If you're particularly into an extra curricular activity then chances are it will be university wide (there are sports teams for all the major sports, as well as less-well-attended ones such as Korfball, Kayaking and many martial arts; the majority of drama is university-organised; plenty of uni-level orchestras) but colleges also have a lot to offer.

I want to sing in a chapel choir: Which colleges have them? Which are the "good" ones? Where can I get a choral scholarship?

The vast majority of colleges have a chapel choir (exceptions St. Hilda's and St. Catz)

The three choral foundations Christ Church, New and Magdalen have a full men-and-boys choir which sings evensong every night but one. The night off is generally filled by a 'normal' chapel choir. Those choirs with the best reputations tend to be those that sing two services a week (most will only sing Sundays but others such as St. Peter's, Worcester, Oriel and Queen's also sing another evensong or mass on Thursdays) Choral scholarships are listed in the prospectus - sometimes having them can be a very good thing as it maintains a core of very good singers. At other times it can lead to the rest of the choir resenting them or, possibly worse, feeling they don't need to work as hard. Shop around for the best choir for you - not everybody sings for their own college.

Which colleges have a college orchestra?

The college orchestras vary in standard - they're usually good fun, especially for experienced people who just want to play some easier music but often attendance can be limited and only comes together for the final concert night. College orchestras tend to come and go as attendance does but some of the best established are SASJO (St. Anne's and St. John's joint), St. Hilda's and Teddy Hall; Christ Church; Hertford; Somerville and Exeter. Be warned of the prospectus - Jesus college has claimed to have a non-existent orchestra for at least the last 5 years!

I want to give rowing a shot - where shall I apply?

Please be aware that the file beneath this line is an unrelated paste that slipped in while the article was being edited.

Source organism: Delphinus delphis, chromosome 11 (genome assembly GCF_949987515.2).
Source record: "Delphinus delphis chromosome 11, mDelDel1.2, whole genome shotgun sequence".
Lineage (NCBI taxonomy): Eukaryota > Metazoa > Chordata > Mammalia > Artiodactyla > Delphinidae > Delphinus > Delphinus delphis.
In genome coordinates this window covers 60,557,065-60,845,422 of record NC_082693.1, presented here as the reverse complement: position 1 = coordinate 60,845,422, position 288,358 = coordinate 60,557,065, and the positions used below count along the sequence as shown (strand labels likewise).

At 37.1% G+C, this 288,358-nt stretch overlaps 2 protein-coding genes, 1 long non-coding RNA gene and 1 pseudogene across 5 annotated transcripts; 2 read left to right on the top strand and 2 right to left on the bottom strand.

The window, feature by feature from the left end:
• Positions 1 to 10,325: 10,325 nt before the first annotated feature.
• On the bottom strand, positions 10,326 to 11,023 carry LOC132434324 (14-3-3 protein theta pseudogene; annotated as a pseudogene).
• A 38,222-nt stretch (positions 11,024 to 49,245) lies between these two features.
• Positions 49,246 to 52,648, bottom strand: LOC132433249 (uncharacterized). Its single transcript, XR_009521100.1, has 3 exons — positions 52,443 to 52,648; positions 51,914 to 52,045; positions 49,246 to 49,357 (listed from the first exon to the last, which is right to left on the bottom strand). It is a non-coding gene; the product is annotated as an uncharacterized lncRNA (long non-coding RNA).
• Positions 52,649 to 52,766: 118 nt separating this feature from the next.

Almost every college (including some of the PPHs) have rowing of some kind. If you're a guy it might be an idea to give St. Hilda's a miss for a while until they buy some more boats, and build up some kind of structure. The big rowing colleges tend to be Oriel, Magdalen and Pembroke. They do consistently well, which means they consistently have a lot of money and field around 5 boats at any one time. Teddy Hall are also Head of the River (by a long way) for women's rowing. Of course the disadvantage of going to a very rowing-orientated college is that unless you're 6 foot tall and prepared to put yourself through hell you're unlikely to make the first VIII. If you want to be at the top of your college, then you might be better off to pick another college in the first division. Current colleges in both division other than those named above are Christ Church, Balliol and Hertford, while Somerville, Univ, Keble, Exeter, New, Hilda's and Merton all have a crew in either Men's Division 1 or Women's Division 1.

I want to play high level college rugby / football / netball - where is doing well at the moment?

Which college is doing best depends a bit on whether you're looking at cuppers (a knock out tournament where any college can be pegged against any other) or the JCR league.

The current premier division for football includes Worcester, St. Anne's, Teddy hall, Wadham, Oriel, New, Jesus and Lincoln.